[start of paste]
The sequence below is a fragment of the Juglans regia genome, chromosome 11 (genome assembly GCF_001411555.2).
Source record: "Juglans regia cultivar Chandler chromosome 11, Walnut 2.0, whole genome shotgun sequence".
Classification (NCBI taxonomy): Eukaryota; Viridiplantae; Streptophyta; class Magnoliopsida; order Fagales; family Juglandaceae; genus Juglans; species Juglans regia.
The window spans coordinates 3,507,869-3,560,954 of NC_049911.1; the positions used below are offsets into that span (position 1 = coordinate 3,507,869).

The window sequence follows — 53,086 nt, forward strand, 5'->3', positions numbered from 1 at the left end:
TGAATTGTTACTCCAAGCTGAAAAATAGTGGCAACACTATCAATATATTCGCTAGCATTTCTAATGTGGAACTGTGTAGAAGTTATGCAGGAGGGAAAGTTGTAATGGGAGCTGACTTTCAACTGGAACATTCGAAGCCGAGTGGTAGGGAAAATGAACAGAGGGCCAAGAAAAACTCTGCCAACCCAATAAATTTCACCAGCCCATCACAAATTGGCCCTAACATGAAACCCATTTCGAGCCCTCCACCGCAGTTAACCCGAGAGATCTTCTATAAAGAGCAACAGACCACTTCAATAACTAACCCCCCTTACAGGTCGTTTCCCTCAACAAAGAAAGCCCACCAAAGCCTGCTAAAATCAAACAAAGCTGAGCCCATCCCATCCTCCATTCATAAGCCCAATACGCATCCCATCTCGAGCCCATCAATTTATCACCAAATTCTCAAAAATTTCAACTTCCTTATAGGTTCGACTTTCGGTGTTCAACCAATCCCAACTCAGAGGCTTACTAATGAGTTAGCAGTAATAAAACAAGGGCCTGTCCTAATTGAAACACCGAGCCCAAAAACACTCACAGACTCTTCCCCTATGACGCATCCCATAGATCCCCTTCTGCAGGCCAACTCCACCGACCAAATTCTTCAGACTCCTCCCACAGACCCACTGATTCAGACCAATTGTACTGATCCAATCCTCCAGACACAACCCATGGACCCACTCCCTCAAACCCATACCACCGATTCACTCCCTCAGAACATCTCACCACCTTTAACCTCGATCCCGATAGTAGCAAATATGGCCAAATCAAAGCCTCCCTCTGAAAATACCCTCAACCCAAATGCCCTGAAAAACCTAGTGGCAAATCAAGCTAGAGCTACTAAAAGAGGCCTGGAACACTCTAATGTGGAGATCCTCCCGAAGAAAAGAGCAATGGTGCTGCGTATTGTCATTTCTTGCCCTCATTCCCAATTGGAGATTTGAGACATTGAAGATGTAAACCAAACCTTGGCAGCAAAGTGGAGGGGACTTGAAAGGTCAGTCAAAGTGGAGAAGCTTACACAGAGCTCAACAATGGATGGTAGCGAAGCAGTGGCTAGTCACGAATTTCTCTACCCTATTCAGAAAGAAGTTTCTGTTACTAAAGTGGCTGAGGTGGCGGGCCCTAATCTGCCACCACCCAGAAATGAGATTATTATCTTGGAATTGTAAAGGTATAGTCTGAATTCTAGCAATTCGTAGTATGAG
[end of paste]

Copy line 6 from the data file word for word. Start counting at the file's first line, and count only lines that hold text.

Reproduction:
TGAATTGTTACTCCAAGCTGAAAAATAGTGGCAACACTATCAATATATTCGCTAGCATTTCTAATGTGGAACTGTGTAGAAGTTATGCAGGAGGGAAAGTTGTAATGGGAGCTGACTTTCAACTGGAACATTCGAAGCCGAGTGGTAGGGAAAATGAACAGAGGGCCAAGAAAAACTCTGCCAACCCAATAAATTTCACCAGCCCATCACAAATTGGCCCTAACATGAAACCCATTTCGAGCCCTCCACCGCAGTTAACCCGAGAGATCTTCTATAAAGAGCAACAGACCACTTCAATAACTAACCCCCCTTACAGGTCGTTTCCCTCAACAAAGAAAGCCCACCAAAGCCTGCTAAAATCAAACAAAGCTGAGCCCATCCCATCCTCCATTCATAAGCCCAATACGCATCCCATCTCGAGCCCATCAATTTATCACCAAATTCTCAAAAATTTCAACTTCCTTATAGGTTCGACTTTCGGTGTTCAACCAATCCCAACTCAGAGGCTTACTAATGAGTTAGCAGTAATAAAACAAGGGCCTGTCCTAATTGAAACACCGAGCCCAAAAACACTCACAGACTCTTCCCCTATGACGCATCCCATAGATCCCCTTCTGCAGGCCAACTCCACCGACCAAATTCTTCAGACTCCTCCCACAGACCCACTGATTCAGACCAATTGTACTGATCCAATCCTCCAGACACAACCCATGGACCCACTCCCTCAAACCCATACCACCGATTCACTCCCTCAGAACATCTCACCACCTTTAACCTCGATCCCGATAGTAGCAAATATGGCCAAATCAAAGCCTCCCTCTGAAAATACCCTCAACCCAAATGCCCTGAAAAACCTAGTGGCAAATCAAGCTAGAGCTACTAAAAGAGGCCTGGAACACTCTAATGTGGAGATCCTCCCGAAGAAAAGAGCAATGGTGCTGCGTATTGTCATTTCTTGCCCTCATTCCCAATTGGAGATTTGAGACATTGAAGATGTAAACCAAACCTTGGCAGCAAAGTGGAGGGGACTTGAAAGGTCAGTCAAAGTGGAGAAGCTTACACAGAGCTCAACAATGGATGGTAGCGAAGCAGTGGCTAGTCACGAATTTCTCTACCCTATTCAGAAAGAAGTTTCTGTTACTAAAGTGGCTGAGGTGGCGGGCCCTAATCTGCCACCACCCAGAAATGAGATTATTATCTTGGAATTGTAAAGGTATAGTCTGAATTCTAGCAATTCGTAGTATGAG